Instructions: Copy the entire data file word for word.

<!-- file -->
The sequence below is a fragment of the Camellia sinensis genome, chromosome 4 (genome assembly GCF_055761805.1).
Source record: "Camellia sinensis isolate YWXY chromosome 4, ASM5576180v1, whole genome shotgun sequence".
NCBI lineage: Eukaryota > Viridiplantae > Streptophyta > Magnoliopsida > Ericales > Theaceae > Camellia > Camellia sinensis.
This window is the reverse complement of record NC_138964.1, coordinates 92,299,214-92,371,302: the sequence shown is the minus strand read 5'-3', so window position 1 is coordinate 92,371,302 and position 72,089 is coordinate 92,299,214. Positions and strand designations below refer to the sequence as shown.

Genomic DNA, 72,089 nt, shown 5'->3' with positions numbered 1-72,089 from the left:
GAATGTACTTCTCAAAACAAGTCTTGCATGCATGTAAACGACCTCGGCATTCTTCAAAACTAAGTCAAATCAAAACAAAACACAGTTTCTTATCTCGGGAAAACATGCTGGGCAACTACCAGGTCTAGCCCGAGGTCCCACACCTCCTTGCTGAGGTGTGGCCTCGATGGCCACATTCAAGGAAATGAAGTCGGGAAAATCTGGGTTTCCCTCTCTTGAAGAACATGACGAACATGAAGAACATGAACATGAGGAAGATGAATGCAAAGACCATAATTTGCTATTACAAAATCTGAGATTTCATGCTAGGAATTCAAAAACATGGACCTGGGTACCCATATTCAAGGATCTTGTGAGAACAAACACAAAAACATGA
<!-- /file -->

The sequence below is a fragment of the Camellia sinensis genome, chromosome 4 (genome assembly GCF_055761805.1).
Source record: "Camellia sinensis isolate YWXY chromosome 4, ASM5576180v1, whole genome shotgun sequence".
NCBI lineage: Eukaryota > Viridiplantae > Streptophyta > Magnoliopsida > Ericales > Theaceae > Camellia > Camellia sinensis.
This window is the reverse complement of record NC_138964.1, coordinates 92,299,214-92,371,302: the sequence shown is the minus strand read 5'-3', so window position 1 is coordinate 92,371,302 and position 72,089 is coordinate 92,299,214. Positions and strand designations below refer to the sequence as shown.

Genomic DNA, 72,089 nt, shown 5'->3' with positions numbered 1-72,089 from the left:
GAATGTACTTCTCAAAACAAGTCTTGCATGCATGTAAACGACCTCGGCATTCTTCAAAACTAAGTCAAATCAAAACAAAACACAGTTTCTTATCTCGGGAAAACATGCTGGGCAACTACCAGGTCTAGCCCGAGGTCCCACACCTCCTTGCTGAGGTGTGGCCTCGATGGCCACATTCAAGGAAATGAAGTCGGGAAAATCTGGGTTTCCCTCTCTTGAAGAACATGACGAACATGAAGAACATGAACATGAGGAAGATGAATGCAAAGACCATAATTTGCTATTACAAAATCTGAGATTTCATGCTAGGAATTCAAAAACATGGACCTGGGTACCCATATTCAAGGATCTTGTGAGAACAAACACAAAAACATGA